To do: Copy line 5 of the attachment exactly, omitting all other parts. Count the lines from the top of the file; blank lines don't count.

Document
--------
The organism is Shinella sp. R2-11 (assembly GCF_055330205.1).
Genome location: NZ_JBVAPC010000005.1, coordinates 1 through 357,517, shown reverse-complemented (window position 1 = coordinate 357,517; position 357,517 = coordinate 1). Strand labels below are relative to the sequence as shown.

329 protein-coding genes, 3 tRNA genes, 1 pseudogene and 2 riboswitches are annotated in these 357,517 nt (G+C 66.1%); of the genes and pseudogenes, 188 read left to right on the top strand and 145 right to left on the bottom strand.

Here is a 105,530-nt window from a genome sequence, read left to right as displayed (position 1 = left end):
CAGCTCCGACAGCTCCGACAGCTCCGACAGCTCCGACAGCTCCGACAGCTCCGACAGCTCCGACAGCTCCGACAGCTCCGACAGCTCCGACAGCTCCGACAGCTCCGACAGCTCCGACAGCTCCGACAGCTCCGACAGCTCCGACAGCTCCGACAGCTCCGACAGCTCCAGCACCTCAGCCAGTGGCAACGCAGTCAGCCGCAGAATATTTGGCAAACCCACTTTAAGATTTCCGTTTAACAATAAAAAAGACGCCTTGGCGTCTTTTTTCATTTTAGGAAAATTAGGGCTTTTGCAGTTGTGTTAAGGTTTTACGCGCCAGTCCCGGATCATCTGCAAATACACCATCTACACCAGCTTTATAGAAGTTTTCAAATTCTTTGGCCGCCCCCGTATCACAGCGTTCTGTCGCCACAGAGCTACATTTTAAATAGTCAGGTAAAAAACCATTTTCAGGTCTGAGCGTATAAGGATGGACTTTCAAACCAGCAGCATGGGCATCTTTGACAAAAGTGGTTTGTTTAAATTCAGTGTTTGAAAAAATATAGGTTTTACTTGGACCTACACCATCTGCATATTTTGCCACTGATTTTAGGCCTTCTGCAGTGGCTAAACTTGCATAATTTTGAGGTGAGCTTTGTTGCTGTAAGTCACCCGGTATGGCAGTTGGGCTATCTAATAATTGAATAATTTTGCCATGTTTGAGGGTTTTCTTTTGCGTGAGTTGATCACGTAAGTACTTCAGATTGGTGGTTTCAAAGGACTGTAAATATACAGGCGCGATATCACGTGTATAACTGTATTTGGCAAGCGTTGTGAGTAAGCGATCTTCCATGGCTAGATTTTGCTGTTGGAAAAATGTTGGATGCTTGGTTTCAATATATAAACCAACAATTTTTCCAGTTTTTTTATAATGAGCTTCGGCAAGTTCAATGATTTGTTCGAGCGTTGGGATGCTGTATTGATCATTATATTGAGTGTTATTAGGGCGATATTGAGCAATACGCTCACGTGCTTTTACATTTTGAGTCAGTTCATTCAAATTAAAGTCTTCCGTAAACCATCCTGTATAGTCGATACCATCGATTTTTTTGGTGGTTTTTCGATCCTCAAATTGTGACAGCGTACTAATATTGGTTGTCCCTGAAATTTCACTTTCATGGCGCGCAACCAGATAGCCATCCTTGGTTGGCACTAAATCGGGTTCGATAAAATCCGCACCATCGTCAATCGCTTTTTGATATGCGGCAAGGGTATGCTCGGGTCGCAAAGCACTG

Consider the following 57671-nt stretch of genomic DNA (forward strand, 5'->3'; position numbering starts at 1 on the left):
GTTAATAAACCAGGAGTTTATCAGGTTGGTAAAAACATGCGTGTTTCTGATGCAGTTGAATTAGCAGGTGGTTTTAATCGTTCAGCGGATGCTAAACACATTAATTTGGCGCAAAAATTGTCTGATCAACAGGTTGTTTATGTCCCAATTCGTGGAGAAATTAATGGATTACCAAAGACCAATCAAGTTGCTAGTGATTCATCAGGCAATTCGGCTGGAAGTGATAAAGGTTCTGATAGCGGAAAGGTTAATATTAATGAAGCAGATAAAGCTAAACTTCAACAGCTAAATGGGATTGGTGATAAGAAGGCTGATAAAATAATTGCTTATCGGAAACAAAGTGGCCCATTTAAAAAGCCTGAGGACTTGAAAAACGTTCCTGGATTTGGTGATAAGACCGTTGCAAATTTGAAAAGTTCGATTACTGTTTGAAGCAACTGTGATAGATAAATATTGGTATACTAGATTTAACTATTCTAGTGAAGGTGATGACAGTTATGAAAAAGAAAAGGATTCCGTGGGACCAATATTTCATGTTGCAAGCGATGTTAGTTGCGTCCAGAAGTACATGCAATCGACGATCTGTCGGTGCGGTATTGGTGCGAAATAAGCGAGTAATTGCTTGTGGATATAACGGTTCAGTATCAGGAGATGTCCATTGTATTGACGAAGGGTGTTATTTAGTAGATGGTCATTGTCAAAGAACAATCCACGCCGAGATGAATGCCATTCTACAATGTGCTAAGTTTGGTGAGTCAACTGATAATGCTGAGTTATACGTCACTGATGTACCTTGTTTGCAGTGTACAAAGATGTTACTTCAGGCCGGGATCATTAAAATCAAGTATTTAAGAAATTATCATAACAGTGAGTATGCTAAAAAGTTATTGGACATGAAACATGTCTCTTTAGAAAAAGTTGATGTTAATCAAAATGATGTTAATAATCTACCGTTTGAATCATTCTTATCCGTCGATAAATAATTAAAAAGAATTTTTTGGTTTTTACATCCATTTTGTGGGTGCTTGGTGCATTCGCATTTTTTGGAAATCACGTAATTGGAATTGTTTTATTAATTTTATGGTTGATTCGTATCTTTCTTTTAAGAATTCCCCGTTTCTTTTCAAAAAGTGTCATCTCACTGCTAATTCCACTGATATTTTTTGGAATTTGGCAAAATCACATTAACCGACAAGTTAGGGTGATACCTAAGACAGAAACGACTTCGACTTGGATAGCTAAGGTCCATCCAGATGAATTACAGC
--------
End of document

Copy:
CAGCTCCGACAGCTCCGACAGCTCCGACAGCTCCGACAGCTCCGACAGCTCCGACAGCTCCGACAGCTCCGACAGCTCCGACAGCTCCGACAGCTCCGACAGCTCCGACAGCTCCGACAGCTCCGACAGCTCCGACAGCTCCGACAGCTCCGACAGCTCCGACAGCTCCAGCACCTCAGCCAGTGGCAACGCAGTCAGCCGCAGAATATTTGGCAAACCCACTTTAAGATTTCCGTTTAACAATAAAAAAGACGCCTTGGCGTCTTTTTTCATTTTAGGAAAATTAGGGCTTTTGCAGTTGTGTTAAGGTTTTACGCGCCAGTCCCGGATCATCTGCAAATACACCATCTACACCAGCTTTATAGAAGTTTTCAAATTCTTTGGCCGCCCCCGTATCACAGCGTTCTGTCGCCACAGAGCTACATTTTAAATAGTCAGGTAAAAAACCATTTTCAGGTCTGAGCGTATAAGGATGGACTTTCAAACCAGCAGCATGGGCATCTTTGACAAAAGTGGTTTGTTTAAATTCAGTGTTTGAAAAAATATAGGTTTTACTTGGACCTACACCATCTGCATATTTTGCCACTGATTTTAGGCCTTCTGCAGTGGCTAAACTTGCATAATTTTGAGGTGAGCTTTGTTGCTGTAAGTCACCCGGTATGGCAGTTGGGCTATCTAATAATTGAATAATTTTGCCATGTTTGAGGGTTTTCTTTTGCGTGAGTTGATCACGTAAGTACTTCAGATTGGTGGTTTCAAAGGACTGTAAATATACAGGCGCGATATCACGTGTATAACTGTATTTGGCAAGCGTTGTGAGTAAGCGATCTTCCATGGCTAGATTTTGCTGTTGGAAAAATGTTGGATGCTTGGTTTCAATATATAAACCAACAATTTTTCCAGTTTTTTTATAATGAGCTTCGGCAAGTTCAATGATTTGTTCGAGCGTTGGGATGCTGTATTGATCATTATATTGAGTGTTATTAGGGCGATATTGAGCAATACGCTCACGTGCTTTTACATTTTGAGTCAGTTCATTCAAATTAAAGTCTTCCGTAAACCATCCTGTATAGTCGATACCATCGATTTTTTTGGTGGTTTTTCGATCCTCAAATTGTGACAGCGTACTAATATTGGTTGTCCCTGAAATTTCACTTTCATGGCGCGCAACCAGATAGCCATCCTTGGTTGGCACTAAATCGGGTTCGATAAAATCCGCACCATCGTCAATCGCTTTTTGATATGCGGCAAGGGTATGCTCGGGTCGCAAAGCACTG